Friday, April 11, 2014

Topic for Discussion: Should Snohomish County Require Bicycle Helmets?

At the March 13th, 2014, CTCSC Board Meeting, Snohomish County Parks asked that we investigate the idea of endorsing a move to require the wearing of bicycle helmets in Snohomish County.   This will be a topic of discussion at the next CTCSC General Meeting: 
6:30 PM at 
Willis Tucker Community Park

6705 Puget Park Drive
Snohomish, WA 98296

The goal of this post is to share reference sources that are relevant to the discussion.

Discussion aside, wearing a bicycle helmet is the sensible thing to do.  It is easy and convenient and gives a valuable measure of protection!

Bicycle helmet laws have been enacted in 21 states.  In recent years there has been some discussion that bicycle helmet laws can be counter productive.

In 2012, Milton Washington repealed its helmet law, also discussed here on the Seattle Bike Blog.  The City of Milton apparently decided that they were not able to effectively enforce this law and the lack of enforcement could lead to a liability problem.

From Washington DOT here are the Bicycle Helmet Requirements in Washington:
Currently, there is no state law requiring helmet use. However, some cities and counties do require helmet use with bicycles. Here is a list of those locations and when the laws were enacted.
Location NameWho is AffectedEffective Date
AberdeenAll ages2001
Bainbridge IslandAll ages2001
BremertonAll ages2000
DuPontAll ages2008
EatonvilleAll ages1996
FircrestAll ages1995
Gig HarborAll ages1996
KentAll ages1999
King CountyAll ages1993, 2003 updated to include Seattle
LakewoodAll ages1996
MiltonAll ages1997
OrtingUnder 171997
Pierce County
All ages1994
Port AngelesAll ages1994
Port OrchardAll ages2004
PoulsboUnder 181995
PuyallupAll ages1994
RentonAll ages1999
SpokaneAll ages2004
SteilacoomAll ages1995
TacomaAll ages1994
University PlaceAll ages1996
VancouverAll ages2008
All Military InstallationsAll agesN/A
The Bicycle Helmet Safety Institute provides a wide range of information on helmet use and data.  You might start by reading their page with Journals and Studies.
Helmet law discussion points taken from other sources:
  • It sets a good example for kids.
  • It lowers the risk of liability and medical expenses for society.
  • It is a good practice that should be encouraged.
  • Wearing a helmet gives very important protection in some low speed accidents, etc.

  • Helmet laws create a misplaced focus that in some sense blames the victim instead of aiming at real risks and causes.
  • Helmet laws are unnecessary regulations, an over reach of controlling normal behavior.  (ie: The Nanny State)
  • Wearing a helmet gives false send of security and leads to risk behavior.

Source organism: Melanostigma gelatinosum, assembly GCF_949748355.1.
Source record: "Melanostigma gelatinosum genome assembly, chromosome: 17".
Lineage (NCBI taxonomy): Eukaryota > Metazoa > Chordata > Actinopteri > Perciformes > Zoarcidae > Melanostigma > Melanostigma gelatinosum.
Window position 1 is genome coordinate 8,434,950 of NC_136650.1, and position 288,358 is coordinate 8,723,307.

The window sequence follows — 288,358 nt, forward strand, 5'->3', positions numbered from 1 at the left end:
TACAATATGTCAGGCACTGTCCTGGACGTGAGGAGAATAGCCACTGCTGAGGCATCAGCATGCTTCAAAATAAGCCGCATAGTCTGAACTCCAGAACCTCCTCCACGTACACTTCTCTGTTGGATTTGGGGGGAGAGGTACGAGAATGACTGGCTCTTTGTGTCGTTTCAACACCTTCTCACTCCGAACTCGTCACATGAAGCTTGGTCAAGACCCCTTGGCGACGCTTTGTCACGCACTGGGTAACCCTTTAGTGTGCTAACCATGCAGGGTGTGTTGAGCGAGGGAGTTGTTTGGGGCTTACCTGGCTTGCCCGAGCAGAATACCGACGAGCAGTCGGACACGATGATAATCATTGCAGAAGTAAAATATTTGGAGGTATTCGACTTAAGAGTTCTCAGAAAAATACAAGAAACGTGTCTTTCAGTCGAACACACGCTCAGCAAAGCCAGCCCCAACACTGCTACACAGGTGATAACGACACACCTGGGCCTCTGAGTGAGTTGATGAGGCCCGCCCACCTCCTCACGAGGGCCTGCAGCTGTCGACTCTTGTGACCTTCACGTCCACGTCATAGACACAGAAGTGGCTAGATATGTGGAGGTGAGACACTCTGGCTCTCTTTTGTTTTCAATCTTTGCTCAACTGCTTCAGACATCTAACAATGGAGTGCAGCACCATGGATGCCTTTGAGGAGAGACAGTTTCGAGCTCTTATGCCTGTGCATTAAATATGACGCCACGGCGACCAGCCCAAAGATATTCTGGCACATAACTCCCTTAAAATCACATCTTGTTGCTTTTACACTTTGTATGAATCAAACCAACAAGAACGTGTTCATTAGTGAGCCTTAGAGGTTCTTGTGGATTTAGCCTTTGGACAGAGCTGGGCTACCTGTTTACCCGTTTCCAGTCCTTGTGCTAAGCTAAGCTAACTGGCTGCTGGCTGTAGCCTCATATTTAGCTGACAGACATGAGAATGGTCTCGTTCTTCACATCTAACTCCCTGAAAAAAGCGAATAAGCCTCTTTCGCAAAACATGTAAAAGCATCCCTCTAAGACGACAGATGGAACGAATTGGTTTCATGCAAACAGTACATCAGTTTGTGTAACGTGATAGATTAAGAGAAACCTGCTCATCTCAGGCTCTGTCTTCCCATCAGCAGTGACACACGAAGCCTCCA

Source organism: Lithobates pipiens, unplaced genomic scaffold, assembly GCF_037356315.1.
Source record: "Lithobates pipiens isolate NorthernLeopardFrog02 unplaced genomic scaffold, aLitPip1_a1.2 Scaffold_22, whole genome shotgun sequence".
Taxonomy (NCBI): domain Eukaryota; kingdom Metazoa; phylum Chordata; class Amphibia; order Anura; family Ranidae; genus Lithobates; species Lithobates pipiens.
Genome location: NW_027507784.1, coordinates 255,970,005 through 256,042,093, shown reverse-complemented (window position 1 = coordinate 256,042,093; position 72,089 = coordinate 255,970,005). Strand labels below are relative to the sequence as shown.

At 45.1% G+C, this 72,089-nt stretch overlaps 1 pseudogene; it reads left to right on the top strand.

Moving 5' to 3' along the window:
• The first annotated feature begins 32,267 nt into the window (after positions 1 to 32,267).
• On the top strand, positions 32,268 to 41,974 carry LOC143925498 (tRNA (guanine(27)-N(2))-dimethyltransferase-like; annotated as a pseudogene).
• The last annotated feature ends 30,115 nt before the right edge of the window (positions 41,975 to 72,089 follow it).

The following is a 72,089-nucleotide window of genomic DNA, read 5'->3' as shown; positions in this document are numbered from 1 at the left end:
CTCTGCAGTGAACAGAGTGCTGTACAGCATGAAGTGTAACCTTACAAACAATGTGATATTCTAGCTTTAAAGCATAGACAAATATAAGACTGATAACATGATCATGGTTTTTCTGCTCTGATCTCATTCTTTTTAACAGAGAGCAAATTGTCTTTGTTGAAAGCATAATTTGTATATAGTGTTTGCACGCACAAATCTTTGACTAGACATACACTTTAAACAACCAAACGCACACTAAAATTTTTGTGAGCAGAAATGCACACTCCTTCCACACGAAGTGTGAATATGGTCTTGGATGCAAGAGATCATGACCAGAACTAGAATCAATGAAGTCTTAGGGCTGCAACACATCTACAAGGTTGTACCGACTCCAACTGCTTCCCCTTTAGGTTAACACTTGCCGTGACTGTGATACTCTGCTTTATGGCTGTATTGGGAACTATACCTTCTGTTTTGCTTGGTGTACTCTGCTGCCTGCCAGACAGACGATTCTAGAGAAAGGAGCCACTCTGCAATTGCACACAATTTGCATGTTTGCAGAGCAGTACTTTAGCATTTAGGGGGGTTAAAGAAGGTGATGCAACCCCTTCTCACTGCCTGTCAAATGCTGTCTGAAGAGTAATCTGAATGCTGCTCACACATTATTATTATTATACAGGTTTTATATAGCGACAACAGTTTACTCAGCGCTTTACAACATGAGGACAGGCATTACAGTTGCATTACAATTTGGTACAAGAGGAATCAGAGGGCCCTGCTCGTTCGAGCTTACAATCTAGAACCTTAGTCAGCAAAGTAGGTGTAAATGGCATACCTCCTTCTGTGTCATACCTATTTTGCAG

• Some places in the world, such as Denmark and the Netherlands have very low bicycle injury rates while at the same time they do not require helmets.
  • Helmet laws discourage some users from doing an otherwise beneficial activity, and in this case  may do more harm cumulatively than good.  The health risks of not exercising are greater than the health risks of riding a bike without a helmet. 
  • Helmet laws create an illusion that bicycling is inherently unsafe.  Safety concerns are often the biggest reason people give for not riding a bicycle.
  • Such laws may disproportionately discourage bicycle riding by a category of people who would naturally practice very safe behavior and probably have a low risk of injury.

Side Notes:
  • Many individuals have sincere and dramatic anecdotal evidence that having worn a bicycle helmet did indeed protect them from injury in an accident.
  • Bicycle helmets are most effective in relatively low speed, low energy situations.
  • The most effective way to reduce injury and risk is by having a high level of mutual consideration and awareness amongst all the users of the traffic space, drivers, cyclists, and pedestrians alike.
  • Statistically there are two groups of people who consistently have the highest risk for injury on a bicycle: Children, and Men age 18-35.
  • Other attempts to gather compelling statistical evidence are hampered by the lack of consistent reporting and accident investigating procedures, and by the limits of comparing widely varying cultures and traffic environments.
Please use the comment section below to add other discussion ideas or to relay reference links.  (All comments are reviewed before posting.)

Other References:

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